Certain aspects of a method and system for a power control based on application awareness in a packet network switch are provided. Data communication flow may be monitored in ports in a packet network switch based on packet classification. Ports where data flow is not detected may have at least some functionality disabled to reduce power consumption. In this regard, a power saving mode may be utilized for disabling at least some functionality in a switch port, such as Ethernet ports, for example. A partially disabled port may be fully enabled when monitoring detects active data communication flow in that port. Port functionality may be enabled or disabled sequentially, for example. In some instances, a physical layer portion of the packet network switch may be utilized to adjust power in a port based on the data communication flow.

Description

    CROSS-REFERENCE TO RELATED APPLICATIONS/INCORPORATION BY REFERENCE
  • This application makes reference to:
    • U.S. application Ser. No. ______ (Attorney Docket No. 17078US01) filed on even date herewith;
    • U.S. application Ser. No. ______ (Attorney Docket No. 17079US01) filed on even date herewith;
    • U.S. application Ser. No. ______ (Attorney Docket No. 17080US01) filed on even date herewith; and
    • U.S. application Ser. No. ______ (Attorney Docket No. 17081US01) filed on even date herewith.
  • Each of the above stated applications is hereby incorporated by reference in its entirety.
  • FEDERALLY SPONSORED RESEARCH OR DEVELOPMENT
  • [Not Applicable]
  • MICROFICHE/COPYRIGHT REFERENCE
  • [Not Applicable]
  • FIELD OF THE INVENTION
  • Certain embodiments of the invention relate to processing of signals in networking systems. More specifically, certain embodiments of the invention relate to a method and system for power control based on application awareness in a packet network switch.
  • BACKGROUND OF THE INVENTION
  • In a telecommunications network, a switch is a device that channels incoming data from any of a plurality of input ports to at least one output port that will communicate the data toward its intended destination. In the traditional circuit-switched telephone network, one or more switches are used to set up a dedicated temporary connection or circuit for an exchange between two or more parties. On an Ethernet local area network (LAN), a switch determines which output port to forward a particular packet frame based on the medium access control (MAC) address of the received packet frame. In a packet switched IP network, a switch may determine which output port to use to route the network packet based on the IP address of each packet.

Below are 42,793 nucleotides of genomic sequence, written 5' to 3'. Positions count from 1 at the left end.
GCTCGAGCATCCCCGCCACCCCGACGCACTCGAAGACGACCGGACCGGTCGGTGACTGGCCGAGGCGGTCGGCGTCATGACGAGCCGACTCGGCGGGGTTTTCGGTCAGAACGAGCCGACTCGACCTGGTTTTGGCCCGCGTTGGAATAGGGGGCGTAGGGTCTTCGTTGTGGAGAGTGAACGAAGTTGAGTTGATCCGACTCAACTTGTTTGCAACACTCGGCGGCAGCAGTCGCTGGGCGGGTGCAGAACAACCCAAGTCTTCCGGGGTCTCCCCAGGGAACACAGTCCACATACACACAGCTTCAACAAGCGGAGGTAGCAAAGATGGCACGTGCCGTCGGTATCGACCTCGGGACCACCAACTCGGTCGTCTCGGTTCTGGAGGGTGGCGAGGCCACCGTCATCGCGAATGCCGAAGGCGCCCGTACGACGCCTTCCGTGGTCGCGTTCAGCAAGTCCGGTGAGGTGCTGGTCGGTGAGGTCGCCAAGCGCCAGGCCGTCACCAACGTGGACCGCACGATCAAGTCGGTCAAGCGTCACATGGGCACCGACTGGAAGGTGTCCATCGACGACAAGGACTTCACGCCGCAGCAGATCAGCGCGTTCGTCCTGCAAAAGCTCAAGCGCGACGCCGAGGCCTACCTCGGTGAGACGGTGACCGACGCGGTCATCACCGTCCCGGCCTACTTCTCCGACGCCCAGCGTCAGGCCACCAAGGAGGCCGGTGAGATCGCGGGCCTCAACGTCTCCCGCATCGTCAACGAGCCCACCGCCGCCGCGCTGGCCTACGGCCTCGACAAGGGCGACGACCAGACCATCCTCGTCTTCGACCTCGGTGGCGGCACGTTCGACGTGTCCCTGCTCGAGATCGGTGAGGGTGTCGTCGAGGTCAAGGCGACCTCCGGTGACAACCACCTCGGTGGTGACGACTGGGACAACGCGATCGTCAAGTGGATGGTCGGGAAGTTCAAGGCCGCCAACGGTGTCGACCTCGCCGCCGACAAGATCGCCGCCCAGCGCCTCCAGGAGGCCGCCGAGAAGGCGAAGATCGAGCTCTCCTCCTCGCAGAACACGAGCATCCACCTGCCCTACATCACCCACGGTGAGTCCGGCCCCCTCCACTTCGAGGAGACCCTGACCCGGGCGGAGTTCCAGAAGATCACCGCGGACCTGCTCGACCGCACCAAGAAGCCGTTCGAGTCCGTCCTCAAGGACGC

• Various software algorithms and applications have been developed to discover the topology of a network and detect the presence of loops in a network. Whenever a loop is detected, the traffic on those ports that form the loop may be blocked. A blocked port may not be used to forward traffic since it would result in the forwarded traffic being looped back and subsequently received at the output port from which it was communicated. Standardized protocols such as spanning tree and rapid spanning tree are utilized to detect and prevent occurrences of loops within a network. Such methods for detecting and preventing loops may be referred to as active methods.
  • A loop generally creates a high concentration of traffic, which excludes other applications from communicating data over the input and output ports that form the loop. If a sufficient amount of switch ports are placed in a loop, this may render the switch inoperable. This may occur in instances where traffic in a loop is also being broadcasted to other ports and may reduce those portions of a network that is served solely by the switch.